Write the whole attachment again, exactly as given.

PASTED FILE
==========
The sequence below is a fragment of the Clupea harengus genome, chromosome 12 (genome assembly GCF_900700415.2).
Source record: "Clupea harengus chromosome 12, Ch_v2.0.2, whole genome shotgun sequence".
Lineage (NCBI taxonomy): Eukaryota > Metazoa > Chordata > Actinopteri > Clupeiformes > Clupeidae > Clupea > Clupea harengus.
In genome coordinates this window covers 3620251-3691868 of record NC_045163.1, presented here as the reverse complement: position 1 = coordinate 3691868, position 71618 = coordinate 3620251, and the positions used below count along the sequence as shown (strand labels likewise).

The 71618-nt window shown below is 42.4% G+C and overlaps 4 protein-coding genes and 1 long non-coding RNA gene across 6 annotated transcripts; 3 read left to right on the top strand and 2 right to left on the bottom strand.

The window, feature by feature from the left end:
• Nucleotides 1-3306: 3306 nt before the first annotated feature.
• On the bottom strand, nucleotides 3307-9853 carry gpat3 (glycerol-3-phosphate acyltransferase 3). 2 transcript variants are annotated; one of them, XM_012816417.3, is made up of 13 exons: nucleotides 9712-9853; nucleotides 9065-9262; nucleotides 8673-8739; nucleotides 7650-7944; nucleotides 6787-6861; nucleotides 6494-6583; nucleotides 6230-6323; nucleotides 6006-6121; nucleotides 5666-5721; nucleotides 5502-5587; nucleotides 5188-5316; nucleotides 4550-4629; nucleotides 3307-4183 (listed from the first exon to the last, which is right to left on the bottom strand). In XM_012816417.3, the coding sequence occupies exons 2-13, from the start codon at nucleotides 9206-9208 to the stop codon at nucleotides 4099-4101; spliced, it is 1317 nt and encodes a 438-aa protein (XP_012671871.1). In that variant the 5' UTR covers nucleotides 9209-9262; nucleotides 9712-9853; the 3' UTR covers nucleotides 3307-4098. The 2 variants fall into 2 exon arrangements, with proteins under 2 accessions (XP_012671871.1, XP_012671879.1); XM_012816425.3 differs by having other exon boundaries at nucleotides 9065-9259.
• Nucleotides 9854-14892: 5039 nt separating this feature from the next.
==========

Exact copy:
The sequence below is a fragment of the Clupea harengus genome, chromosome 12 (genome assembly GCF_900700415.2).
Source record: "Clupea harengus chromosome 12, Ch_v2.0.2, whole genome shotgun sequence".
Lineage (NCBI taxonomy): Eukaryota > Metazoa > Chordata > Actinopteri > Clupeiformes > Clupeidae > Clupea > Clupea harengus.
In genome coordinates this window covers 3620251-3691868 of record NC_045163.1, presented here as the reverse complement: position 1 = coordinate 3691868, position 71618 = coordinate 3620251, and the positions used below count along the sequence as shown (strand labels likewise).

The 71618-nt window shown below is 42.4% G+C and overlaps 4 protein-coding genes and 1 long non-coding RNA gene across 6 annotated transcripts; 3 read left to right on the top strand and 2 right to left on the bottom strand.

The window, feature by feature from the left end:
• Nucleotides 1-3306: 3306 nt before the first annotated feature.
• On the bottom strand, nucleotides 3307-9853 carry gpat3 (glycerol-3-phosphate acyltransferase 3). 2 transcript variants are annotated; one of them, XM_012816417.3, is made up of 13 exons: nucleotides 9712-9853; nucleotides 9065-9262; nucleotides 8673-8739; nucleotides 7650-7944; nucleotides 6787-6861; nucleotides 6494-6583; nucleotides 6230-6323; nucleotides 6006-6121; nucleotides 5666-5721; nucleotides 5502-5587; nucleotides 5188-5316; nucleotides 4550-4629; nucleotides 3307-4183 (listed from the first exon to the last, which is right to left on the bottom strand). In XM_012816417.3, the coding sequence occupies exons 2-13, from the start codon at nucleotides 9206-9208 to the stop codon at nucleotides 4099-4101; spliced, it is 1317 nt and encodes a 438-aa protein (XP_012671871.1). In that variant the 5' UTR covers nucleotides 9209-9262; nucleotides 9712-9853; the 3' UTR covers nucleotides 3307-4098. The 2 variants fall into 2 exon arrangements, with proteins under 2 accessions (XP_012671871.1, XP_012671879.1); XM_012816425.3 differs by having other exon boundaries at nucleotides 9065-9259.
• Nucleotides 9854-14892: 5039 nt separating this feature from the next.